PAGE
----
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The Meaning Of Life And Death

3910 words - 16 pages

The Meaning of Life and Death

The abstract idea of life cannot be explained by such simple ideas as being animated, breathing, or speaking. Ordinary machines in this century can perform all of these basic functions. The quandary with defining death is not as abstract and elusive as that of life. The problem of defining life and death has plagued philosophers and the religious bodies for thousands of years for one reason; each philosophy or religion has tried to define the meaning of life and death from only their certain perspective. The seemingly appropriate approach to this problem would be to understand the ideas presented in various philosophies and religions and through this knowledge create a new definition for each idea of life and death. The movie Blade Runner has taken this exact approach in its attempt to finally define life and death in a logical and un-spiritual manner. By taking the position that death is a concrete idea that can be explained, Blade Runner accomplishes the task of interpreting the idea of life in terms death. Through this approach, the meaning of life is redefined to accommodate for the existence of the replicants. Also, as a result of this novel notion of life, it is apparent that humans and replicants never actually live, even though they are alive.

The idea of death in Blade Runner seems to be different for humans and for replicants, but it is indeed the same. When a replicant is killed, the characters in Blade Runner refer to it as, “retirement,” while killing a human is called murder. These two terms are actually synonymous. The term murder, in one of its definitions, means to put to an end, destroy (AHD). The definition of retirement is to stop working (AHD). If these terms are interpreted together, their meaning is very similar to that of modern philosophical thought. According to Epicurus, “Death is annihilation. The living have not yet been annihilated (otherwise they wouldn't be alive)” (Cook). Also, according to modern philosopher Steven Luper in an interpretation of Epicurus, death is also “permanent non-existence”, which is brought upon by some act of biological “retirement”. This applies to both humans and replicants. Hereinafter, the deaths of humans and replicants should be considered one and the same.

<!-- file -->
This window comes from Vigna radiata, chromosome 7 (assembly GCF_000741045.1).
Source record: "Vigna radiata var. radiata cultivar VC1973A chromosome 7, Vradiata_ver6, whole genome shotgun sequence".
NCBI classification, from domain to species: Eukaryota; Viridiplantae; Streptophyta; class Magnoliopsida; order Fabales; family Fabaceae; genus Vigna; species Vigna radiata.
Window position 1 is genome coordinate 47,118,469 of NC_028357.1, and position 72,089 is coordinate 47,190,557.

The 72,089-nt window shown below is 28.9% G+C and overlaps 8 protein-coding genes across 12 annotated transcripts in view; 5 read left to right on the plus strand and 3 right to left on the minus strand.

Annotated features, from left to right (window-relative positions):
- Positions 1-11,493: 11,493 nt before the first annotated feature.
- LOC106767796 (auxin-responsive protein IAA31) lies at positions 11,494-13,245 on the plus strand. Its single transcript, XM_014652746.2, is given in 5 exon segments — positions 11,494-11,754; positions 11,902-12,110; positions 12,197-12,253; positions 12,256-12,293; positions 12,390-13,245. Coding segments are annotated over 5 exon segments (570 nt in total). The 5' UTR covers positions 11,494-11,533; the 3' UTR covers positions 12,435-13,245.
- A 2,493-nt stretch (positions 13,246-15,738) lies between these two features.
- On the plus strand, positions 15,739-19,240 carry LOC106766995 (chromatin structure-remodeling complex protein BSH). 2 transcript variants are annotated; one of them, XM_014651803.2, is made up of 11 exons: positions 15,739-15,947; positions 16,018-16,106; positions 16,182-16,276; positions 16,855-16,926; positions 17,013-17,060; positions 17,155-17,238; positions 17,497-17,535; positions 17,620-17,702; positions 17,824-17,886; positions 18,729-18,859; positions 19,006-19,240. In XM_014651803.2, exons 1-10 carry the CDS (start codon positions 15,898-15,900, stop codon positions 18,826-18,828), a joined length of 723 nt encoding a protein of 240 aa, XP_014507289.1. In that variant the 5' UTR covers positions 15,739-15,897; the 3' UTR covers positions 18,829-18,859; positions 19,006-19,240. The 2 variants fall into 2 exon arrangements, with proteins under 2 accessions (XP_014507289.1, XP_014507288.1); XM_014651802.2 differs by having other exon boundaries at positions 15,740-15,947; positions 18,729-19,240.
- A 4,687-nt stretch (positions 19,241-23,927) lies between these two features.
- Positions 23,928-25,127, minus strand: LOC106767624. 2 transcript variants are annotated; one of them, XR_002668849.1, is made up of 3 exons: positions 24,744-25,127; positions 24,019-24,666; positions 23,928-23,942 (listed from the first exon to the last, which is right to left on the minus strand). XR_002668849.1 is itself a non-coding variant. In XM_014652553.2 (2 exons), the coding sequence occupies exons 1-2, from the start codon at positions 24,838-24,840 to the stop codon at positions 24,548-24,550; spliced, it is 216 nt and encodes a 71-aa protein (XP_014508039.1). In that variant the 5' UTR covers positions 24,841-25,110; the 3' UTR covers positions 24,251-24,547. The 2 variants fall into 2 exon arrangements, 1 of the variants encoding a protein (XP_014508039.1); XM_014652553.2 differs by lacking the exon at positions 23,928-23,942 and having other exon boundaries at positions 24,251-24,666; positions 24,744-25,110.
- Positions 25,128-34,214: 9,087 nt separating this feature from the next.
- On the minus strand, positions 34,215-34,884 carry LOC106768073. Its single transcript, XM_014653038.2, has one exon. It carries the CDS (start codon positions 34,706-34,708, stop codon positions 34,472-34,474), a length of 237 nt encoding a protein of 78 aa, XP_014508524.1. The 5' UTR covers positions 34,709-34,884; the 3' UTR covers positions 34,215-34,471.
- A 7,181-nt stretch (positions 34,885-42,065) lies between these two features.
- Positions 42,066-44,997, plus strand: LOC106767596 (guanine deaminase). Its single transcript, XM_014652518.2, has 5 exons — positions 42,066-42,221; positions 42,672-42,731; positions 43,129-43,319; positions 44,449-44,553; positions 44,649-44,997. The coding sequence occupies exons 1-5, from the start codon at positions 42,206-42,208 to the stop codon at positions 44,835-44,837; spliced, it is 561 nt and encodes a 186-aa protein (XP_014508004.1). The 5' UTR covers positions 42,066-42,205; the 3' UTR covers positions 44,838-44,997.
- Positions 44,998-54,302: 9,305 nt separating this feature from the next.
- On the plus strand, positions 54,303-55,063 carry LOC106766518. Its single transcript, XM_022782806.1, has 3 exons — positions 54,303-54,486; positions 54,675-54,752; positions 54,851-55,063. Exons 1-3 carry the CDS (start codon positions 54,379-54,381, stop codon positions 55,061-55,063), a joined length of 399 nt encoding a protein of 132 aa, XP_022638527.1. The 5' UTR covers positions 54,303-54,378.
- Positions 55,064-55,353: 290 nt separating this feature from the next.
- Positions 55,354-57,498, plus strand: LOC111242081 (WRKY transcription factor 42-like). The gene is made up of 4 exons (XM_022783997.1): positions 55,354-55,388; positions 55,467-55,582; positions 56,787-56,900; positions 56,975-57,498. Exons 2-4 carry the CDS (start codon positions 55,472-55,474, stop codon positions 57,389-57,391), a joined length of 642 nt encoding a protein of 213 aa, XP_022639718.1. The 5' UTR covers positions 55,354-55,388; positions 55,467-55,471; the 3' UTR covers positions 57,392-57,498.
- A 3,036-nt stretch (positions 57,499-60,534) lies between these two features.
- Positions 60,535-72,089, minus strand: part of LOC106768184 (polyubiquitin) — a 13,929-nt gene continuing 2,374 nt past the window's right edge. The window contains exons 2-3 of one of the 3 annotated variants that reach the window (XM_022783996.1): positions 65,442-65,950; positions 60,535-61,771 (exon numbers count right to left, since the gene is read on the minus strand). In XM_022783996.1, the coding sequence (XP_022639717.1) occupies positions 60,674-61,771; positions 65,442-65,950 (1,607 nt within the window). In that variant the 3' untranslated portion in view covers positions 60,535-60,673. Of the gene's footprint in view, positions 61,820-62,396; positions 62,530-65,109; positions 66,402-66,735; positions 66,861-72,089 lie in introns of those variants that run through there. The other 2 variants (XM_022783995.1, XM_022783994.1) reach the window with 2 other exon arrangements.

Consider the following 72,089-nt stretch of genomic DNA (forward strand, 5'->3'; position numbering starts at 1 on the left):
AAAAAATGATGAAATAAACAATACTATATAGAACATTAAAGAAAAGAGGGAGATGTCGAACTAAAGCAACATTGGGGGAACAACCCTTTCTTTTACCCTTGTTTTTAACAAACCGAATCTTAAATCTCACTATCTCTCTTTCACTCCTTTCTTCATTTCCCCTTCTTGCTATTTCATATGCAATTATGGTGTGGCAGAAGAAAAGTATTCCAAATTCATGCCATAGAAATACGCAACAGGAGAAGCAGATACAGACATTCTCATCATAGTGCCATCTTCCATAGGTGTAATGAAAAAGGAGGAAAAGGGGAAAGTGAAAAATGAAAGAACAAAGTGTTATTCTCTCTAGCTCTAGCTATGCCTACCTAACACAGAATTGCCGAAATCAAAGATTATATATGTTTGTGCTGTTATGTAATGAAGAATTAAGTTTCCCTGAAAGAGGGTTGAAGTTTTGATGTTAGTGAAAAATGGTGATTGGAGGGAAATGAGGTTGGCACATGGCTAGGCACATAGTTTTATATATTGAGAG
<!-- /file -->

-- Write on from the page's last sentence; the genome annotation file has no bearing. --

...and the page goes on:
The emphasis on death in Blade Runner can be attributed to many different reasons. One of these reasons includes the search for a solution to its inevitable arrival. The prime objective of the replicants in Blade Runner is to discover when they were created. To a human, this is common knowledge, but the replicants are not given this information freely. Although, in contrast to the human knowledge of when they were incepted or born, the replicants know the ultimate length of their life. After Roy finally meets Tyrell, he is asked, “What seems to be the problem?” Roy answers, predictably, “death.” Why is death such a problem to the replicants? The replicants do not...

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